Don’t get me wrong. I used to laugh my head off at Lucy Ricardo’s shenanigans on the “I Love Lucy” show. But, let’s face it, that show may be at the roots of the culture of lying that has emerged in this country, especially off late. The humor on that show was based, almost without exception, on the deception and lies that Lucy perpetrated against Ricky. As a result of those lies she had her hilarious comeuppance, and all was well in the end. In any event, so many sit-come that have followed have adopted the same template: tell lies that generate embarrassing, funny situations and make sure the hero or heroine learns a lesson or two but all comes out in the wash at the end.
So what? Well, think about it. The entertainment industry has taken over this country and folks spend the better part of their day and night watching the tube. Sit-coms are extremely popular. If we put two and two together and make sure we don’t come up with five, we might infer that those shows permeate the tiny cells in our brains and plant seeds (if television waves can plant seeds). And those seeds give us the deep impression that lying is OK. We see it time after time on the tube. We know that the used car salesman lies to us. It’s a given. We know that going in and brace ourselves for the tall tales about the car we like driven by an old women and never over 30 miles an hour. And we know the man selling his house will simply not mention that the basement leaks every time it rains.
Politicians lie to us and we know it as well. It’s a given, just like the used car salesman, the house-seller, and whoever else has an item to sell. The politicians in particular are selling themselves and they will tell us what we want to hear in order to get our vote. We say we hate politics; perhaps it is because we all know that it invariably involves lying. One of the two candidates for president in the current race is the Champion of Liars. A recent count by the folks at the New York Times reveals that in a given week he told 87 lies to his opponent’s 8. Clearly, he is the Champion! But the fact remains that his opponent lies on occasion as well. Perhaps it is best to take what they all say with a grain of salt, as they say, and assume that we are being lied to all over the place.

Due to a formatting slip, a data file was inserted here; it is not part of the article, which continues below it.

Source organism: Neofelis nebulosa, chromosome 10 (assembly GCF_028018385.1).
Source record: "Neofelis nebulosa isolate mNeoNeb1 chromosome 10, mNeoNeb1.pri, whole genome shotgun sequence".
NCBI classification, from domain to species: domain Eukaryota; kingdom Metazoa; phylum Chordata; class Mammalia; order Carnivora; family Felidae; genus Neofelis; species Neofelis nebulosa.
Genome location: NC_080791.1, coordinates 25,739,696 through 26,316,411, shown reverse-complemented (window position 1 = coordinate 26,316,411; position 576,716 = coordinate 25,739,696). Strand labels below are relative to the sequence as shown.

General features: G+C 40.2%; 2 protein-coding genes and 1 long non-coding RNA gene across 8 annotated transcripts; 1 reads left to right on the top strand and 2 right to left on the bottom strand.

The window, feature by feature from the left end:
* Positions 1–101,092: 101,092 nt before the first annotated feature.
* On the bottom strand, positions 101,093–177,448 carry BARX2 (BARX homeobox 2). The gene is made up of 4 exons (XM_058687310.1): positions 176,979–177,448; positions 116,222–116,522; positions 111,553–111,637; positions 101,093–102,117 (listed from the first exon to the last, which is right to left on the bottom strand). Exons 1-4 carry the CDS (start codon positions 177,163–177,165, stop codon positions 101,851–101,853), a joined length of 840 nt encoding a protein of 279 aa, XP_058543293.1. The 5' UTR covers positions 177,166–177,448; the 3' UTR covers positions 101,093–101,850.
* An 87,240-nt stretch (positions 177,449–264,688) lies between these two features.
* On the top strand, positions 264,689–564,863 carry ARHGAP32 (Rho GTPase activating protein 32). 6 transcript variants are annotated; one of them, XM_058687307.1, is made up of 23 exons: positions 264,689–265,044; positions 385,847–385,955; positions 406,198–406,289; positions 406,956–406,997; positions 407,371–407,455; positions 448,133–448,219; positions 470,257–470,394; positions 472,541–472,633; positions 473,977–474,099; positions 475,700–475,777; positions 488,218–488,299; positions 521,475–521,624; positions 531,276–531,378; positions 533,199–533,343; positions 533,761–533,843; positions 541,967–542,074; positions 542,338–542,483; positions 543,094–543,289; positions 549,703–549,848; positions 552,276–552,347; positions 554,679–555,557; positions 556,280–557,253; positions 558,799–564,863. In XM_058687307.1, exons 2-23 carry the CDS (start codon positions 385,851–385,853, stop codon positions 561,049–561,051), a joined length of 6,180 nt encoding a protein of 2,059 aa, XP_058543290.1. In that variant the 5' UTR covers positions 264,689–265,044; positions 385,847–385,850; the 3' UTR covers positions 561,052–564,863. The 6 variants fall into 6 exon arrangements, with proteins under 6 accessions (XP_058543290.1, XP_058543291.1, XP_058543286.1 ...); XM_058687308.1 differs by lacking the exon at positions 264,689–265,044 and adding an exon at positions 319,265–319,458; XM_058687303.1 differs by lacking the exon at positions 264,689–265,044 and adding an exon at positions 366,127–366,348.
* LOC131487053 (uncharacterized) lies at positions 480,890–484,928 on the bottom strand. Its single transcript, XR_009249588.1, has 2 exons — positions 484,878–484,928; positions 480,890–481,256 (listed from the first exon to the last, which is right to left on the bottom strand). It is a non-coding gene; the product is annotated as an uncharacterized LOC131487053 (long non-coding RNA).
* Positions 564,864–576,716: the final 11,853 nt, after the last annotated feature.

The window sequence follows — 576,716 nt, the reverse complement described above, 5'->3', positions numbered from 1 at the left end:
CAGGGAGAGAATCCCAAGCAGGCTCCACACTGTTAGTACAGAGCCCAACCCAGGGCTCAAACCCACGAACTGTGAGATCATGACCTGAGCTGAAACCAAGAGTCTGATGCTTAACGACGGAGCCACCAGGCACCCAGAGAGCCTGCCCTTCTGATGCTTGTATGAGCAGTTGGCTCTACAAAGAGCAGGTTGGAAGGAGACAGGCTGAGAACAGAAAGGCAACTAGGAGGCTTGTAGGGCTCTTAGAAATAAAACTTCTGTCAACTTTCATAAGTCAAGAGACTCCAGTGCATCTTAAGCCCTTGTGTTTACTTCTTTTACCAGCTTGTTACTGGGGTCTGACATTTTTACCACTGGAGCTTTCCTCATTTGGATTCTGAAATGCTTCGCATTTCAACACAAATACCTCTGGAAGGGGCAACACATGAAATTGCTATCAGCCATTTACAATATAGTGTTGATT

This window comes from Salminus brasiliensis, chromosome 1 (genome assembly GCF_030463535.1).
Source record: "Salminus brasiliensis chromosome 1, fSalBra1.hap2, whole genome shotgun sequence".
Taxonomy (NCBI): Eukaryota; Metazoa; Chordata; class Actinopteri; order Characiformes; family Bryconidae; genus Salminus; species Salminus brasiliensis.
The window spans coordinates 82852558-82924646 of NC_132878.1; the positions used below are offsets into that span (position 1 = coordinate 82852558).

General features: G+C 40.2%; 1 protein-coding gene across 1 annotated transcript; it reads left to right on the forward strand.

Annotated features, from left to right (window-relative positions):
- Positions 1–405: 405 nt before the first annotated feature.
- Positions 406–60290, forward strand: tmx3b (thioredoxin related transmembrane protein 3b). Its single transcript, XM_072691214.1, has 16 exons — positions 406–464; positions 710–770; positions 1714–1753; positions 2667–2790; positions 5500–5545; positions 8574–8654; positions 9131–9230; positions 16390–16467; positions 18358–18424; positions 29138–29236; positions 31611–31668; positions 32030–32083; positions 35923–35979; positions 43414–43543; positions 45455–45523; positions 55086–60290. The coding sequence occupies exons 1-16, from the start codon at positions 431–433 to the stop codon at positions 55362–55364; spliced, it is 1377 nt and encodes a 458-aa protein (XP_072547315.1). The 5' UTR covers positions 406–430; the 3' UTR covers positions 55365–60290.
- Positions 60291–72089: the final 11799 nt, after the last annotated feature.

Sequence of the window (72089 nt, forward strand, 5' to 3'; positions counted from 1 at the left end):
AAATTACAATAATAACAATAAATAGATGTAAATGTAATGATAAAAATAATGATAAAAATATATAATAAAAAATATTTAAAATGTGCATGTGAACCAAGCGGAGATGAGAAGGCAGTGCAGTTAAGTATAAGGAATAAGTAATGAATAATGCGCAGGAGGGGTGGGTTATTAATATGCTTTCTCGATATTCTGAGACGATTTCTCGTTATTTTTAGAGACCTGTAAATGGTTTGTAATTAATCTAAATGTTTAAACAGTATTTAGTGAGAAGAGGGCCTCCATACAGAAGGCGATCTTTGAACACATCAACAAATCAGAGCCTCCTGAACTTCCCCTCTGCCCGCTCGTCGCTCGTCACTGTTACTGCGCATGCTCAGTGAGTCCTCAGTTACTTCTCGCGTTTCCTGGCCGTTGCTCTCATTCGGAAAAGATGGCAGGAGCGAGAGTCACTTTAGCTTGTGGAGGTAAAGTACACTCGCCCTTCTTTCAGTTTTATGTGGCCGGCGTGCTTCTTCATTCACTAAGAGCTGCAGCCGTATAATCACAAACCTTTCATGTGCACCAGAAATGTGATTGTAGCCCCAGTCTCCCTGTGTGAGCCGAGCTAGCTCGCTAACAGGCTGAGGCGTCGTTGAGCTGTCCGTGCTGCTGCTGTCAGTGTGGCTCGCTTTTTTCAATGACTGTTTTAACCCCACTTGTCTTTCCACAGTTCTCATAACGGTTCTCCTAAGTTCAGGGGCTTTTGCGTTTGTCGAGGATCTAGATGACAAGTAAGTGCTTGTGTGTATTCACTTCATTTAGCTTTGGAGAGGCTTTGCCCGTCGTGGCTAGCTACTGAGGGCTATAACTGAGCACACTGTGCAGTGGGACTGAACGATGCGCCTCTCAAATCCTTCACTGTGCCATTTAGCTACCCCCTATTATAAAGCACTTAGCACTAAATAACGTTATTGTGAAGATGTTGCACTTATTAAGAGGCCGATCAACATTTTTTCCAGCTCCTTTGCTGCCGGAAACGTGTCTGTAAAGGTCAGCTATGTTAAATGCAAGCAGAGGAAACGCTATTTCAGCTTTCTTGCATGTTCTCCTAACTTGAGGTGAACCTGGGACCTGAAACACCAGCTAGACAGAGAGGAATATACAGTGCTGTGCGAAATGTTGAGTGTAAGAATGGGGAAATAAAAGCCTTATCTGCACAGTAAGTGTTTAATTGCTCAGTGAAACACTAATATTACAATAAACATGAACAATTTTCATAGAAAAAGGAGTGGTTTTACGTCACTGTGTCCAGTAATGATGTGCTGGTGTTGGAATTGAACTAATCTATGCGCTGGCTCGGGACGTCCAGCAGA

The problem is that we need to know where those folks stand. We need to now if the car we buy will hold up after the warranty runs out and whether or not the leak in the basement can be stopped. We need to know these things and when we are told lies and we believe those lies we are the victims. How do we avoid that trap? Surely, we have some responsibility to learn the truth and separate that from the rest of the verbal detritus that spews forth from the mouths of those we would like to believe.
As I have noted in a previous post, when lies become the norm there is no longer any truth. Truth becomes whatever we choose to believe. I do think we have arrived at that point as a society. How else to explain the thousands of people who buy the swill that is being sold by the Champion of Liars? So many of us have become like the naive fools who bought snake oil from the man on the wagon at the fair years ago. There’s a fool born every day. Sometimes dozens of fools. How do we make sure we are not among them?
To begin with, we need to be suspicious about anything a politician tells us. We need to insist on corroboration from another source when a claim is made, a reliable source. We need to ask ourselves whether what he or she says is plausible? Does it make sense? Can the president, for example, have the power to accomplish all the things this particular candidate is claiming he or she will accomplish when in office? What evidence do we have that what this person says is true or that they are competent to hold that office?
The rule of thumb in critical thinking is that truth is a residue. If we can find a weakness in a claim, if we can find counter-evidence, that claim is almost certainly not true. A claim is true if, and only if, we cannot find reasons to reject it. This was the Socratic method and it has stood the test of time. But it takes work. It requires that we be suspicious. It takes careful attention to the claims themselves and a willingness to think through what the person says and reject those claims that are clearly false — even if they fit in nicely with our preconceived ideas. And that is tough. We do want to think that those claims are true that make us feel good about ourselves. But a claim is not true simply because we want to believe it. It is only true if it cannot possibly be false.
Ricky believed Lucy because he loved her and he wanted to believe what she said was true. He should have given it a bit more thought. But it wouldn’t have been half as funny. On the political stage these days, however, it is not the least bit funny and we have our work cut out for us.